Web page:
Broccoli 3-30-14

Broccoli 3-24 (1)

Our baby broccoli has survived for a week in the bone-chilling late March air. Lucky for the broccoli, it does not have bones.

Leading the broccoli pack is Thompsons OP, a full season broccoli that has produced extra large primary heads in our Everett garden. One of them grew to nine and a half inches across. That was the year we made our Mel’s Mix with home-made compost instead of bagged compost. The side-shoots lasted into fall in that rich mix. Trying to repeat the performance in 2013 I tried to enrich MM with composted horse bedding. If it was lush leaves and tiny heads we were after then the horse compost would have been perfect. This season we are back to compost that is mainly chicken bedding. It is too early to tell how these will turn out, but they are looking nice and healthy.

70 days. This delightful variety has a long harvest period, making it a winner in the home garden. The medium to large heads have an excellent flavor, and the great side shoot production provides a high amount of tasty florets after the main head has been harvested. Suitable for both early spring plantings as well as a fall planted crop TSC online

Solstice OP is our newest broccoli. First planted in 2013, it did not get a fair trial. We have new plants in for season 5 that are doing well. Time will tell if this is a broccoli we come to love.

The (justifiably) much maligned public opinion of open pollinated broccoli among commercial growers is about to be turned on its head by a couple of new releases in the category. “Solstice” comes out of a gene pool started at OSU and later selected by Jonathan Spero of Lupine Knoll Farm in Southern Oregon. A very refined variety, solstice features tight, dark, uniform heads and excellent side shoot production. Maturity is much more uniform than most OPs while still giving about a week+ harvest window, a feature we find to be positive attribute. For growers used to the hybrid “look” and performance, this is the best OP entrant we’ve seen and we encourage you to trial it. Bravo!  Uprising on line

Nutri Bud OP surprised me with how well it fed us in season 2 and 3. Somehow I spilled all the seed from Nutri Bud and a baby boc choi into the bottom of the zipper bag they were stored in for the winter. I knew these seeds were similar, but until I decided to try and replant Nutri Bud for season 5, I did not realize how identical they are. Ray and I will be eating a nice crop of boc-choi this spring. Only one set of leaves is broccoli like. But at least there is one set out there! We got our seed from Greenheart Garden (Farm?) on Lopez Island…. they do not seem to have an internet address.

Early maturing variety, high in free glutamine, a building block of protein and an important healing nutrient. Large 6-8″ central heads with medium-sized shoots on vigorous 16-20″ plants. 55 – 70 days to harvest.

Umpqua heirloom Grown only in season 3 when it was impossible to compete with the giant Thompsons and the productive Nutri bud, Umpqua will have one more trial in season 5. I don’t need to be impressed, just fed… and if my freezer is full of bright green broccoli for the winter, I will be satisfied.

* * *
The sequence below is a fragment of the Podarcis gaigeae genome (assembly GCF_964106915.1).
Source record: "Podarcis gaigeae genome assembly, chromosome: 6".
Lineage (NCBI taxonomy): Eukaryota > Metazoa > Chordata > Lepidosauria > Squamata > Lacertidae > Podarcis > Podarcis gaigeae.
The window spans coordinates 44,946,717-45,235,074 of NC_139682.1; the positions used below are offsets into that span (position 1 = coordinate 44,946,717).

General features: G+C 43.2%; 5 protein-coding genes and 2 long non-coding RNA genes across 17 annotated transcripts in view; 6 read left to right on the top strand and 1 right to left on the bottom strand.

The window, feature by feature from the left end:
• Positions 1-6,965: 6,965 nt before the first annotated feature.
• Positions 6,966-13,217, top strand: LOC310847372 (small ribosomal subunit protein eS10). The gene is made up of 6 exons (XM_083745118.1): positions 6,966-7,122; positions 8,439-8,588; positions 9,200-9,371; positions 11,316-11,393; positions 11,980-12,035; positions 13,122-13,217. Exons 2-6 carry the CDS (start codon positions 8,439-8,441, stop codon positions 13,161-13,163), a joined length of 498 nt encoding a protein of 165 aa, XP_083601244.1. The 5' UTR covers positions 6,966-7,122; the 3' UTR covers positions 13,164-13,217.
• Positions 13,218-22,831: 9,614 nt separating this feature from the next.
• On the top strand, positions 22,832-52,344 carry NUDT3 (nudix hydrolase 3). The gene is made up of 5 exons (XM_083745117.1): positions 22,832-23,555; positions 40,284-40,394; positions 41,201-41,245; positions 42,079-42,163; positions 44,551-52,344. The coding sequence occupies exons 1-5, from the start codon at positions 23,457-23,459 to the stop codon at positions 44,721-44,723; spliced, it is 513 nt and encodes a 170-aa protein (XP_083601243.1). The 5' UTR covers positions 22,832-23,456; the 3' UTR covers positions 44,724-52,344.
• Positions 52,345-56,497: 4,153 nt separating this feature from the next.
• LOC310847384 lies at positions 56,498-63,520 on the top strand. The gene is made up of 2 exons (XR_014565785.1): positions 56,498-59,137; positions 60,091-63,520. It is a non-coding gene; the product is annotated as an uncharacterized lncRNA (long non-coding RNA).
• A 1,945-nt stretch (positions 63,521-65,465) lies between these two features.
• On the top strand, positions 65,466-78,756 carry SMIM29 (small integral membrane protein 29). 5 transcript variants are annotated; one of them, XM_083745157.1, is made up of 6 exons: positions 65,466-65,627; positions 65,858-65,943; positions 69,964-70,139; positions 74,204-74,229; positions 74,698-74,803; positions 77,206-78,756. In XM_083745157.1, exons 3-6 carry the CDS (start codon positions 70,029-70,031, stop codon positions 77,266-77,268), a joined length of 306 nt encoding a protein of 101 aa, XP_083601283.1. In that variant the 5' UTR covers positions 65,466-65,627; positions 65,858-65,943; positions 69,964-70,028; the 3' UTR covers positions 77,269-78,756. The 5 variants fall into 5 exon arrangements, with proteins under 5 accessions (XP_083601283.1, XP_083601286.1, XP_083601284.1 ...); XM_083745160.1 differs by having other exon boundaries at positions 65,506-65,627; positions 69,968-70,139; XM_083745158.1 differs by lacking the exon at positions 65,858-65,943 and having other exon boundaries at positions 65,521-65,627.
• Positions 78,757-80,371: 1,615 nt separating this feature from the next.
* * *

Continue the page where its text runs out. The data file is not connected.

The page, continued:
Open pollinated broccoli has been long neglected in the realm of seed breeding. Our extensive 2008 trials of all the OP varieties currently available proved to be fairly discouraging, with one exception. Umpqua was simply heads and shoulders above the pack in growth and flavor. We have often seen Umpqua described in catalogues with the kiss-of-death descriptor, “best suited for home gardens”. Really? We’ve been happily growing Umpqua for fresh market and CSA for years and have been impressed with its color, taste, vigor, and head size. Growing quite large when given good fertility, it matures over a period of about 2 weeks with side shoots for a couple weeks more. We’ll leave the “farm suited” weirdly dense, month-long shelf life, tastes-like-cardboard, 10-acres-ready-to-cut-at- 7:42 AM-sharp-on-Tuesday-July-6th-just-in-time-to-meet-the-truck, modern hybrids to those whose businesses require such qualities. Great for fresh market but not a shipper. Uprising online

Purple Peacock F1 Not really a broccoli but a broccoli-kale hybrid, we start Purple Peacock with our broccoli and grow them side by side. We value it for the baby leaves in our spring salads. It does make small broccoli-like heads that are a dusty lavender color but it is the beautiful leaves that we love. The seed is expensive, being a hybrid, so we try to be careful, not wasting any. Sweet in spring salads, beautiful in a bowl of mixed greens.

70 days. We were spellbound by this flamboyant broccoli-kale cross. It has all the best qualities of both a kale and broccoli with the glamour and splendor of a peacock’s display. Loose heads of purple florets are encircled by the deeply serrated, fuchsia veined leaves. The greens are extra tender when young, and sweet as the tastiest kale as they mature. An impressive production of side shoots provides a continuous harvest of delicious florets. TSC online

From "Skagit Breaking" FB

From “Skagit Breaking” FB

 Cold constant rain makes today a day to bake instead of plant. I will pray while I bake for the men and women out in this weather, doing recovery at the Oso 530 mudslide. The area had been declared a bio-hazard due to the propane, gas and other fuels household chemicals and septic tanks failures. All of these have been spread over the area by the massive mud slide. Rescue workers and dogs must be decontaminated at days end.  New Pink Moon, 52/36 20% chance of drizzle. Sunrise at 6:51, setting at 7:36 for 12 hours and 45 minutes of daylight.


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Filed under Square Foot Garden, Urban Farm

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